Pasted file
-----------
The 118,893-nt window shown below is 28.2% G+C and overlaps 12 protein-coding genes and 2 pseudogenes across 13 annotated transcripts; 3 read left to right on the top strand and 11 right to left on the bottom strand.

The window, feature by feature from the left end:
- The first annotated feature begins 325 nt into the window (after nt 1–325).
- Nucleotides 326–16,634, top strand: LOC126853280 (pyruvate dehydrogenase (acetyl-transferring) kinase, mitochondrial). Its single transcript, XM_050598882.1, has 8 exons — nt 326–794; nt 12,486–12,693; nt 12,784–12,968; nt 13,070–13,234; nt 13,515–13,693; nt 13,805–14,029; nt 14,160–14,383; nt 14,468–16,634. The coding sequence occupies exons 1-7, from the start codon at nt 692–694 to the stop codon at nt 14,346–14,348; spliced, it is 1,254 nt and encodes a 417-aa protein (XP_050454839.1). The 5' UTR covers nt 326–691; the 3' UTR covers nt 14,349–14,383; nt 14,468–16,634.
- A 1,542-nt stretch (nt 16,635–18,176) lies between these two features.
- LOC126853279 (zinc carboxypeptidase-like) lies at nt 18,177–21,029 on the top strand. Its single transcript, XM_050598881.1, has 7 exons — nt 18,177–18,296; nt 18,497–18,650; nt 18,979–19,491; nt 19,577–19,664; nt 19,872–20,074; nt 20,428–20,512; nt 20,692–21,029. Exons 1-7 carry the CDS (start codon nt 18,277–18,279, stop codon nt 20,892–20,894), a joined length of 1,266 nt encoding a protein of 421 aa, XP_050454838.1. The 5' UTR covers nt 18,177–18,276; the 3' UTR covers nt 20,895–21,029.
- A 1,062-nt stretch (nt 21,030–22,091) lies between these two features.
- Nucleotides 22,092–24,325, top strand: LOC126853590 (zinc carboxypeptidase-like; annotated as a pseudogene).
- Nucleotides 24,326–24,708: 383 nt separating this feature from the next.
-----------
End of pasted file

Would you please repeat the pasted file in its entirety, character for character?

The 118,893-nt window shown below is 28.2% G+C and overlaps 12 protein-coding genes and 2 pseudogenes across 13 annotated transcripts; 3 read left to right on the top strand and 11 right to left on the bottom strand.

The window, feature by feature from the left end:
- The first annotated feature begins 325 nt into the window (after nt 1–325).
- Nucleotides 326–16,634, top strand: LOC126853280 (pyruvate dehydrogenase (acetyl-transferring) kinase, mitochondrial). Its single transcript, XM_050598882.1, has 8 exons — nt 326–794; nt 12,486–12,693; nt 12,784–12,968; nt 13,070–13,234; nt 13,515–13,693; nt 13,805–14,029; nt 14,160–14,383; nt 14,468–16,634. The coding sequence occupies exons 1-7, from the start codon at nt 692–694 to the stop codon at nt 14,346–14,348; spliced, it is 1,254 nt and encodes a 417-aa protein (XP_050454839.1). The 5' UTR covers nt 326–691; the 3' UTR covers nt 14,349–14,383; nt 14,468–16,634.
- A 1,542-nt stretch (nt 16,635–18,176) lies between these two features.
- LOC126853279 (zinc carboxypeptidase-like) lies at nt 18,177–21,029 on the top strand. Its single transcript, XM_050598881.1, has 7 exons — nt 18,177–18,296; nt 18,497–18,650; nt 18,979–19,491; nt 19,577–19,664; nt 19,872–20,074; nt 20,428–20,512; nt 20,692–21,029. Exons 1-7 carry the CDS (start codon nt 18,277–18,279, stop codon nt 20,892–20,894), a joined length of 1,266 nt encoding a protein of 421 aa, XP_050454838.1. The 5' UTR covers nt 18,177–18,276; the 3' UTR covers nt 20,895–21,029.
- A 1,062-nt stretch (nt 21,030–22,091) lies between these two features.
- Nucleotides 22,092–24,325, top strand: LOC126853590 (zinc carboxypeptidase-like; annotated as a pseudogene).
- Nucleotides 24,326–24,708: 383 nt separating this feature from the next.